New Year’s is a time for resolutions. Although people come up with multitudes of ways that they’d like to improve themselves, the most often cited resolution is to exercise and lose weight.
By February 1, most of those resolutions have been broken. However, if Ernest Sickenberger gets his way, he will motivate people to not give up on their goals and to get on a path to fitness. It’s his dream to start a physical training company that inspires its clients to live well.
The roots of Sickenberger’s goal were planted on March 1, 1998, when he suffered a horrifying snowboarding accident that landed him in a coma for 45 days. Councilman Joe Buscaino, a classmate of Sickenberger’s from San Pedro High, recalls his feelings when he learned about the accident. “A number of our friends prayed for him. We thought he was going to die, but he shocked us all with his amazing recovery. He’s just a man of strength and determination.”
After coming out of the 45-day coma, Sickenberger was in the hospital for an additional two and a half months. “They thought I would be there for a year,” he says. Sickenberger attributes his good physical condition with keeping him from dying. “I always worked out and I was in good shape. That’s one of the only things that saved my life,” he claims.
The fact that Sickenberger is even capable of telling his own story is nothing short of a miracle. Doctors didn’t expect him to be able to walk and talk again. However, it was not an easy path. He explains, “I couldn’t do anything. I had to learn how to breathe, how to talk, how to walk, how to dress myself, how to live my life again. “
Although it took an amazing degree of strength to get moving again, Sickenberger acknowledges the depth of despair that he felt after his accident. “It was very frustrating. I was like a child in diapers again. In the first year I thought about killing myself. And then I had a realization, this is my new life. There are things you can’t do, but so what? Who cares? I’m alive.”
Sickenberger acknowledges his mistake that so severely injured his brain. He explains, “All of this would have been avoided if I had just worn a helmet. I thought snow is soft.” He raps a table for emphasis and adds, “But the trees are harder. I hit a tree and boom, forty-five days in a coma.”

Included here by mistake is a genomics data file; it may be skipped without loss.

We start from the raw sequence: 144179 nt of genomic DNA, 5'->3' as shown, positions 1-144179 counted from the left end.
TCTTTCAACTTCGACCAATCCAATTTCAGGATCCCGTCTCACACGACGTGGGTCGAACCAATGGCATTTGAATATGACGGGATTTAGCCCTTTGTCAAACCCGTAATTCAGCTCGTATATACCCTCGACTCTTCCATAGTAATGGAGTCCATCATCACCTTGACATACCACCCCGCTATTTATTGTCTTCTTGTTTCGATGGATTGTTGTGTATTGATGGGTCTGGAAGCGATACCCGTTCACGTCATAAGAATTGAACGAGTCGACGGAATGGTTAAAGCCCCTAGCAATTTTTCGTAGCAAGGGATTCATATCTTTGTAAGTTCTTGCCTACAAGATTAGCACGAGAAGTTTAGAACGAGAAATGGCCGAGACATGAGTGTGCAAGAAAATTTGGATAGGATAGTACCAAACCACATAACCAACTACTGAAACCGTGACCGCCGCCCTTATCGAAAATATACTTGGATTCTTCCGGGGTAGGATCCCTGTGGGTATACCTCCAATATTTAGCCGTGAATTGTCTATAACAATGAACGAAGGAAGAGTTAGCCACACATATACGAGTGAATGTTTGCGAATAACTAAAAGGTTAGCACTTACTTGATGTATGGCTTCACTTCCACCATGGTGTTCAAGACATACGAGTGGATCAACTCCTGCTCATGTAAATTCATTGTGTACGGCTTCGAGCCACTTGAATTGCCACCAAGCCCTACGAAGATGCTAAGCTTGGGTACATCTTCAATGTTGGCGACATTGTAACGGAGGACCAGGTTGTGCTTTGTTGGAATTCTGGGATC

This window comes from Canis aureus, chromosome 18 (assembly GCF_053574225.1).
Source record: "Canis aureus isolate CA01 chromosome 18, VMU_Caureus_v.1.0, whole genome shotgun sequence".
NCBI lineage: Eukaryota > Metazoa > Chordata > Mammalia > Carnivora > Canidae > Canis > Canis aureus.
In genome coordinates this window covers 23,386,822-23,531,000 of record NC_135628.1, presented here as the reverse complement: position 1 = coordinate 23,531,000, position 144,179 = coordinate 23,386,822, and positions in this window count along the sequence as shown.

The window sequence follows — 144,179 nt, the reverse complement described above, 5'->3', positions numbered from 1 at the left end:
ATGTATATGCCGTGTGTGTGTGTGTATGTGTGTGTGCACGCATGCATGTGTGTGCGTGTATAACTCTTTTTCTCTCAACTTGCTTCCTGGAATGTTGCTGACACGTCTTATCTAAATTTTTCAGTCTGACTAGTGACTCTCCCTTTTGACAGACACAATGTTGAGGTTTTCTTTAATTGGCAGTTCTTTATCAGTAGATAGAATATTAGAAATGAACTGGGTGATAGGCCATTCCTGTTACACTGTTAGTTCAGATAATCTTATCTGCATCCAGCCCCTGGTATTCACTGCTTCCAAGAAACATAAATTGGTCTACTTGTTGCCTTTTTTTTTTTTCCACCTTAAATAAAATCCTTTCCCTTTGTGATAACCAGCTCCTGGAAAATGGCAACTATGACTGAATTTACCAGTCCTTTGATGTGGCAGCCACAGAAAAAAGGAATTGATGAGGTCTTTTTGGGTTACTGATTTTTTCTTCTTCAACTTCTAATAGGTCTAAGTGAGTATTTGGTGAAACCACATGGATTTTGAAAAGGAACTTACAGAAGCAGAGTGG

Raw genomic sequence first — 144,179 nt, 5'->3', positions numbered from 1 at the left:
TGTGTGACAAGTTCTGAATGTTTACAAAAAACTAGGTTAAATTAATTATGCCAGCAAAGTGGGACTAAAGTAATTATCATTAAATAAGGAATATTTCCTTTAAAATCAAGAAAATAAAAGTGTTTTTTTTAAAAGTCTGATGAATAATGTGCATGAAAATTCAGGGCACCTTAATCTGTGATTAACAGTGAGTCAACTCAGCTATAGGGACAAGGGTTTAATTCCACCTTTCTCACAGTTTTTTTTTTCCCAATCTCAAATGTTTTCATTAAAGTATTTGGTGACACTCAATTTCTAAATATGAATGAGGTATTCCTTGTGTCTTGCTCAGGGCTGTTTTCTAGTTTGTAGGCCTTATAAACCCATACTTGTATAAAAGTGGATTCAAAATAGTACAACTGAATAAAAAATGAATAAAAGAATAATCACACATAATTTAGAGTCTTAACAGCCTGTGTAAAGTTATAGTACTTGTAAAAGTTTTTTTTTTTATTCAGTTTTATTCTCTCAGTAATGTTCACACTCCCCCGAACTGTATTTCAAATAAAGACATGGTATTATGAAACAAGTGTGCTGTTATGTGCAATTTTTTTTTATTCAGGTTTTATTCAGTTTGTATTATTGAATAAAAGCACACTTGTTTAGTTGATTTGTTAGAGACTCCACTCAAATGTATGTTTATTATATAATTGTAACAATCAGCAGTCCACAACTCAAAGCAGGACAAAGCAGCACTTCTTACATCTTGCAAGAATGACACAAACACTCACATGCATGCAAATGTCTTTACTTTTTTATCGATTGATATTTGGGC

Councilman Buscaino recently invited Sickenberger to share his story at City Hall. Buscaino was introducing a motion for stricter skateboarder safety laws, inspired by the deaths of two teens in San Pedro while skateboarding. “He came to testify on the seriousness of preventing accidents involving head trauma. Never have the chambers been as quiet as when he was providing his powerful testimony,” recalls Buscaino.
Sickenberger has also accompanied Buscaino to their San Pedro High alma mater to speak on the issue of helmet safety. Buscaino says, “I was with him when he shared his story with the teens. Ernie is an inspiration to our town and I’m just grateful to call him my friend.”
After graduating from San Pedro High in 1992, Sickenberger went to Harbor and El Camino College before transferring to the USC. He was only six weeks from graduating at USC when he had his accident. “I was in a coma when the rest of my classmates got their diplomas,” says Sickenberger.
Eight years after his accident, Sickenberger decided he wanted to go back to college and get his diploma. He states, “I figured, let’s go back to school, and not just any school, let’s go back to USC. My dad always told me, ‘Shoot for the highest. If you miss, so what, at least you tried.’”
Making the decision to go back to school was not an easy one because even eight years after his accident, Sickenberger had a daily routine of physical therapy, speech therapy, and adaptive exercise programs. “All that was like a full time job, we had to do repetition, repetition, repetition,” explains Sickenberger.
Because his schedule allowed him to only take one class a semester, it took Sickenberger three years to graduate from USC’s School of Business, but graduate he did.
Less than one percent of the people rehabilitate from the type of accident that Sickenberger suffered. He says, “I’m the one percent. It’s remarkable. I have a lot of knowledge that I can provide to people that are in a similar situation and are looking for lessons. That’s huge.”
Sickenberger’s goal is to start a personal training company. His own exercise routine includes spinning at the gym for cardio fitness and weightlifting for strength. He especially wants to specialize in helping people recover from the same types of disabilities that he’s had to deal with. “I want to help people to get back their functions because I could basically do nothing after my accident and I had to learn how to use my body again,” says Sickenberger.
So, as you might gather, Sickenberger won’t need a New Year’s resolution to get motivated. He explains his resolution/philosophy, “You only get one shot at life and I got two. This is my second chance, so I’m gonna have a big game.” spt
Jack Baric can be reached at firstname.lastname@example.org.